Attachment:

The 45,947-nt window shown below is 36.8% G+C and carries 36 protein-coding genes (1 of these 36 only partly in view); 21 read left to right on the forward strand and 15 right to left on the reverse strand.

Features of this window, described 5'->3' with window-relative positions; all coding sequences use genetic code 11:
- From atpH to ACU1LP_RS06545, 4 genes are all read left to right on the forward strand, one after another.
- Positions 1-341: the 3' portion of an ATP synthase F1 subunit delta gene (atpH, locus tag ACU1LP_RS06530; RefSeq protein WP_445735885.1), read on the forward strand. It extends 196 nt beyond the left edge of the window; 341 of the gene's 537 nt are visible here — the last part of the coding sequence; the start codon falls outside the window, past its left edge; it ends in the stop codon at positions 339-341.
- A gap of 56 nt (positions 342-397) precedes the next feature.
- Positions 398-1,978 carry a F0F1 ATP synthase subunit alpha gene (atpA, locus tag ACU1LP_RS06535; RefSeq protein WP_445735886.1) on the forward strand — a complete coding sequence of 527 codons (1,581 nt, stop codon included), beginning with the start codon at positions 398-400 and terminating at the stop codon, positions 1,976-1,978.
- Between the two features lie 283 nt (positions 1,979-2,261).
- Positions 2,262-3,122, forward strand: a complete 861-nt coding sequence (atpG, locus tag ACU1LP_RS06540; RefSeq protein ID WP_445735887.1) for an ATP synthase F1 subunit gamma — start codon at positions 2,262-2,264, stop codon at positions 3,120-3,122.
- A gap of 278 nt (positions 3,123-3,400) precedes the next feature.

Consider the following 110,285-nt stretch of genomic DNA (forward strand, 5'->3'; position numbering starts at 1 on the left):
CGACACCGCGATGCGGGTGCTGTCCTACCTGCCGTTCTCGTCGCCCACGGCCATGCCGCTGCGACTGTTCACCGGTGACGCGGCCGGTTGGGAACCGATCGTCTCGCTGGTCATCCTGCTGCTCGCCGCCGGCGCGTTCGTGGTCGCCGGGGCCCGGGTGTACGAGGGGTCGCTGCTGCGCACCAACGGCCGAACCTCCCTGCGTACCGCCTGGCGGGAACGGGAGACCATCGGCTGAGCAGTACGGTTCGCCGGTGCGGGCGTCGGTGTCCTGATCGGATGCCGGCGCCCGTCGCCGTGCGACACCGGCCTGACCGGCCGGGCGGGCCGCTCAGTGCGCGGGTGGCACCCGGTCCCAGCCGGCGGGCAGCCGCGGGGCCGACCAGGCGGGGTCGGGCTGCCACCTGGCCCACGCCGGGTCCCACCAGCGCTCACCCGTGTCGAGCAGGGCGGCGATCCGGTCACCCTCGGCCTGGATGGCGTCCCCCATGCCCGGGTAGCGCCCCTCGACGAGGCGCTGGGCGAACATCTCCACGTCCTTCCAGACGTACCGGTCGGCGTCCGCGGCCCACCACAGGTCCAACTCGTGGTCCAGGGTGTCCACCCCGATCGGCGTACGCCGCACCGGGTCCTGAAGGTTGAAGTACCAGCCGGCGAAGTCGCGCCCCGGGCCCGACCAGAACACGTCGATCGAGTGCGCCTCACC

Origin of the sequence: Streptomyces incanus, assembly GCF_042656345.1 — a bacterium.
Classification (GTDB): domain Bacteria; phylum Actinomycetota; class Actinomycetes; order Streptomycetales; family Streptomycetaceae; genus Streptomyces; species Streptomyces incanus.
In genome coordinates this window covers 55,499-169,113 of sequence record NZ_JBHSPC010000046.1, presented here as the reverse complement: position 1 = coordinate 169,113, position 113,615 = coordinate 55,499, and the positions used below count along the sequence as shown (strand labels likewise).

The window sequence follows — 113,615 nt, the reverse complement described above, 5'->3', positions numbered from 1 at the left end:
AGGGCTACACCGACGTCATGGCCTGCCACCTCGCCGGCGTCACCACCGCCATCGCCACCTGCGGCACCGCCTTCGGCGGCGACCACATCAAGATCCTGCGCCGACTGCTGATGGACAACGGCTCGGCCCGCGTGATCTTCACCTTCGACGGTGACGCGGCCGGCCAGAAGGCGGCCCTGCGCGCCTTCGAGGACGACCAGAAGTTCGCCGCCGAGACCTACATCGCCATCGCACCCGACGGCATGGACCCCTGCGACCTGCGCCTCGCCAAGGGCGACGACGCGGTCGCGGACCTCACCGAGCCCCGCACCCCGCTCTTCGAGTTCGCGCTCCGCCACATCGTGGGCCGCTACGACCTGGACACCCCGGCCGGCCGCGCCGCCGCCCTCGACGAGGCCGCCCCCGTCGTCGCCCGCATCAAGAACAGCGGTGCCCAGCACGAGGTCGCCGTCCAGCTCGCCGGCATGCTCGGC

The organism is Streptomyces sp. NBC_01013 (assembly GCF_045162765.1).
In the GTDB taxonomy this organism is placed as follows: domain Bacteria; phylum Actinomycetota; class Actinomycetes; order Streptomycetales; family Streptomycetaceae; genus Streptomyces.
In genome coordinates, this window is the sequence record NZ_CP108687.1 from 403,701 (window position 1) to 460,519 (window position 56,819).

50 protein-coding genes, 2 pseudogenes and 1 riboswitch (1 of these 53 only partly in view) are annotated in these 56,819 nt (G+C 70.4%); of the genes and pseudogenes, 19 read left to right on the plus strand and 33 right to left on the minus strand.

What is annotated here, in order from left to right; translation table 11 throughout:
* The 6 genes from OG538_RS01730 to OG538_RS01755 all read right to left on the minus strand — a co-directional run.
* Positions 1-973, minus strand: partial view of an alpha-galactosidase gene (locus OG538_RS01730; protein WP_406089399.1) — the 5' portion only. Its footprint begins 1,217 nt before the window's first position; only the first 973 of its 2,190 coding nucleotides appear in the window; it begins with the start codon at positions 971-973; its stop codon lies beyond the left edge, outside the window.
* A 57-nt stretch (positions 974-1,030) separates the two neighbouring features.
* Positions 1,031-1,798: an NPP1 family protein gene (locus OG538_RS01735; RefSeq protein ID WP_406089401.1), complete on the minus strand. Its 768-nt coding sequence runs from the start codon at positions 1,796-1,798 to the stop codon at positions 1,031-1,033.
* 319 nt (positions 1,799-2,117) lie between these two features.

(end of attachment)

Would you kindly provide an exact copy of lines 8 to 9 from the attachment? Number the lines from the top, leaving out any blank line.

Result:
- Positions 2,262-3,122, forward strand: a complete 861-nt coding sequence (atpG, locus tag ACU1LP_RS06540; RefSeq protein ID WP_445735887.1) for an ATP synthase F1 subunit gamma — start codon at positions 2,262-2,264, stop codon at positions 3,120-3,122.
- A gap of 278 nt (positions 3,123-3,400) precedes the next feature.